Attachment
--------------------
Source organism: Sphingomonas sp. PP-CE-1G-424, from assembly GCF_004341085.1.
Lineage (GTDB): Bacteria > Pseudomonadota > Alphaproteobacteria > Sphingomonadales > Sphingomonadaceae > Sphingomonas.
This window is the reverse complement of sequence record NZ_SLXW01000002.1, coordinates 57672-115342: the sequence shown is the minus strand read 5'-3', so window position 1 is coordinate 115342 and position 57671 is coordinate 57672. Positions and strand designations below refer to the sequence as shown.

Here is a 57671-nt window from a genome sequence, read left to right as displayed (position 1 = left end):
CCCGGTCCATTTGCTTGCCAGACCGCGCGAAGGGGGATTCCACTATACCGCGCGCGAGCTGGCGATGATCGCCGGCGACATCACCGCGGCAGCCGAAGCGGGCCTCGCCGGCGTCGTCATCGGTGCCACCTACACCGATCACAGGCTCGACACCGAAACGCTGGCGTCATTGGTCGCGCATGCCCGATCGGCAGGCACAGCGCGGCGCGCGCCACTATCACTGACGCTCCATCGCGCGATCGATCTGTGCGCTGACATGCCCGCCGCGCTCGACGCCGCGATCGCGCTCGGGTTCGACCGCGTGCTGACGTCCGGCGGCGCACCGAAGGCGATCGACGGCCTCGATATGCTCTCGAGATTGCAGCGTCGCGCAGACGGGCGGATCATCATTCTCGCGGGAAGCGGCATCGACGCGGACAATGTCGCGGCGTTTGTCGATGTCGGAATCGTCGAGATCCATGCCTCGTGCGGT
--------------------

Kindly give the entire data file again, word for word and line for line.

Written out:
Source organism: Sphingomonas sp. PP-CE-1G-424, from assembly GCF_004341085.1.
Lineage (GTDB): Bacteria > Pseudomonadota > Alphaproteobacteria > Sphingomonadales > Sphingomonadaceae > Sphingomonas.
This window is the reverse complement of sequence record NZ_SLXW01000002.1, coordinates 57672-115342: the sequence shown is the minus strand read 5'-3', so window position 1 is coordinate 115342 and position 57671 is coordinate 57672. Positions and strand designations below refer to the sequence as shown.

Here is a 57671-nt window from a genome sequence, read left to right as displayed (position 1 = left end):
CCCGGTCCATTTGCTTGCCAGACCGCGCGAAGGGGGATTCCACTATACCGCGCGCGAGCTGGCGATGATCGCCGGCGACATCACCGCGGCAGCCGAAGCGGGCCTCGCCGGCGTCGTCATCGGTGCCACCTACACCGATCACAGGCTCGACACCGAAACGCTGGCGTCATTGGTCGCGCATGCCCGATCGGCAGGCACAGCGCGGCGCGCGCCACTATCACTGACGCTCCATCGCGCGATCGATCTGTGCGCTGACATGCCCGCCGCGCTCGACGCCGCGATCGCGCTCGGGTTCGACCGCGTGCTGACGTCCGGCGGCGCACCGAAGGCGATCGACGGCCTCGATATGCTCTCGAGATTGCAGCGTCGCGCAGACGGGCGGATCATCATTCTCGCGGGAAGCGGCATCGACGCGGACAATGTCGCGGCGTTTGTCGATGTCGGAATCGTCGAGATCCATGCCTCGTGCGGT